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  1. Ian Topham says:

    Re: Changelings
    ‘The Science of Fairy Tales’ (1891) by Edwin Sidney Hartland:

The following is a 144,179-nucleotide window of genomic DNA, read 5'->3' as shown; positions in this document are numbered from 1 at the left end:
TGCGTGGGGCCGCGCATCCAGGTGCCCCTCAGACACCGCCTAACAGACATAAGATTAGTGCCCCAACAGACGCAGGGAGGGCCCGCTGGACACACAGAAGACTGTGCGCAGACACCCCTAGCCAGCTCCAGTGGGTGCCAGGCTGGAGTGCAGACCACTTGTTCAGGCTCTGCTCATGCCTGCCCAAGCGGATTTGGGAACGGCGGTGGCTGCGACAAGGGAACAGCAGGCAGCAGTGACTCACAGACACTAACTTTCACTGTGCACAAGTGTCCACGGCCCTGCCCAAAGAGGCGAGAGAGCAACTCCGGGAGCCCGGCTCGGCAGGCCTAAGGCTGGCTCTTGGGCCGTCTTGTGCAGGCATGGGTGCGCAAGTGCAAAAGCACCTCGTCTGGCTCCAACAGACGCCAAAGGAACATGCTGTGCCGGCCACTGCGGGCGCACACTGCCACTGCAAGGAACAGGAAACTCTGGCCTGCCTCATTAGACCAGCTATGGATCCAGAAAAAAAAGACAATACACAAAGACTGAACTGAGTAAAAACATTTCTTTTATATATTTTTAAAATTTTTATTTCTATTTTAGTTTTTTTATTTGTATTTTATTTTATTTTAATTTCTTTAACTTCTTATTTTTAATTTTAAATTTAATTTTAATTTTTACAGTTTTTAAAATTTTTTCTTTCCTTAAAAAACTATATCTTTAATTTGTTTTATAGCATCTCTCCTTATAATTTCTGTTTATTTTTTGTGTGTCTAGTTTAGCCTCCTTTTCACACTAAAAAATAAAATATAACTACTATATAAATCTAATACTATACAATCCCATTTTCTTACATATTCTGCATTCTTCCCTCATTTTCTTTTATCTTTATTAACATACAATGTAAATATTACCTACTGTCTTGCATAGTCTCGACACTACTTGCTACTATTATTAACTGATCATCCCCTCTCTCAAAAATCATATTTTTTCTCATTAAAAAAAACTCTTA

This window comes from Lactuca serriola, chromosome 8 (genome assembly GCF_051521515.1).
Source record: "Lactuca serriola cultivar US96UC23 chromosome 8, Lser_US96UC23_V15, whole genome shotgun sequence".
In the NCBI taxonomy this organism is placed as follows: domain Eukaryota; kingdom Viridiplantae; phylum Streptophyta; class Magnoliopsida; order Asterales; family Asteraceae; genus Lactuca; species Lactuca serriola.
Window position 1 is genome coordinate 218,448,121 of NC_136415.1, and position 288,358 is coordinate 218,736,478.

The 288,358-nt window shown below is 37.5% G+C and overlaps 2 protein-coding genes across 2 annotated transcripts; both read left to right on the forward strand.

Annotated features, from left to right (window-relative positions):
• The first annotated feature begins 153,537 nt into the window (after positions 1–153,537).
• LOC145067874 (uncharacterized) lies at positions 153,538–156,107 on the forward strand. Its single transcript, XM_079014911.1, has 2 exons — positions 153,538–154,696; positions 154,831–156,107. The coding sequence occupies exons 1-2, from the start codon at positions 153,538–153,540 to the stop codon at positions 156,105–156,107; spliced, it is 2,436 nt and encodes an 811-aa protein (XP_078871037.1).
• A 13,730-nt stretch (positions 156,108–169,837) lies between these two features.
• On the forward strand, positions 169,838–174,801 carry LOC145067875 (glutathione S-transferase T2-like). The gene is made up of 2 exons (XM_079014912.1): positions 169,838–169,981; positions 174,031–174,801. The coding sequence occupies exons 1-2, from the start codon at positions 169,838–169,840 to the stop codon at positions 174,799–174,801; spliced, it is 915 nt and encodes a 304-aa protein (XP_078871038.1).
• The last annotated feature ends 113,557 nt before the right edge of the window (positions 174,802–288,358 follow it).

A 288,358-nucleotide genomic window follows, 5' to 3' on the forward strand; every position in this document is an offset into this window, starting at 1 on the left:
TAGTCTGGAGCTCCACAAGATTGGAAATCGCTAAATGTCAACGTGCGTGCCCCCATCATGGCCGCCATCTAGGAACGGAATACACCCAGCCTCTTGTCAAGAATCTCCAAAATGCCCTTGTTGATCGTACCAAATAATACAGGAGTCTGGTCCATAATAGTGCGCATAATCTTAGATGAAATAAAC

The delightful author of the "Popular Romances of the West of England" says that some thirty or forty years before the date of writing he had seen several reputed changelings. And his evidence is express that "in every case they have been sad examples of the influence of mesenteric disease." After describing their external symptoms, he adds: "The wasted frame, with sometimes strumous swellings, and the unnatural abdominal enlargement which accompanies disease of mesenteric glands, gives a very sad, and often a most unnatural, appearance to the sufferer." Professor Rhys’ description of a reputed changeling, one Ellis Bach, of Nant Gwrtheyrn, in Carnarvonshire, is instructive as showing the kind of being accredited among the Welsh with fairy nature. The professor is repeating the account given to him of this poor creature, who died nearly half a century ago. He tells us: "His father was a farmer, whose children, both boys and girls, were like ordinary folks, excepting Ellis, who was deformed, his legs being so short that his body seemed only a few inches from the ground when he walked. His voice was also small and squeaky. However, he was very sharp, and could find his way among the rocks pretty well when he went in quest of his father’s sheep and goats, of which there used to be plenty there formerly. Everybody believed Ellis to have been a changeling, and one saying of his is well known in that part of the country. When strangers visited Nant Gwrtheyrn, a thing which did not frequently happen, and when his parents asked them to their table, and pressed them to eat, he would squeak out drily: ‘B’yta ‘nynna b’yta’r cwbwl,’ that is to say–‘Eating–that means eating all.’" A changeling in Monmouthshire, described by an eye-witness at the beginning of the present century, was simply an idiot of a forbidding aspect, a dark, tawny complexion, and much addicted to screaming.

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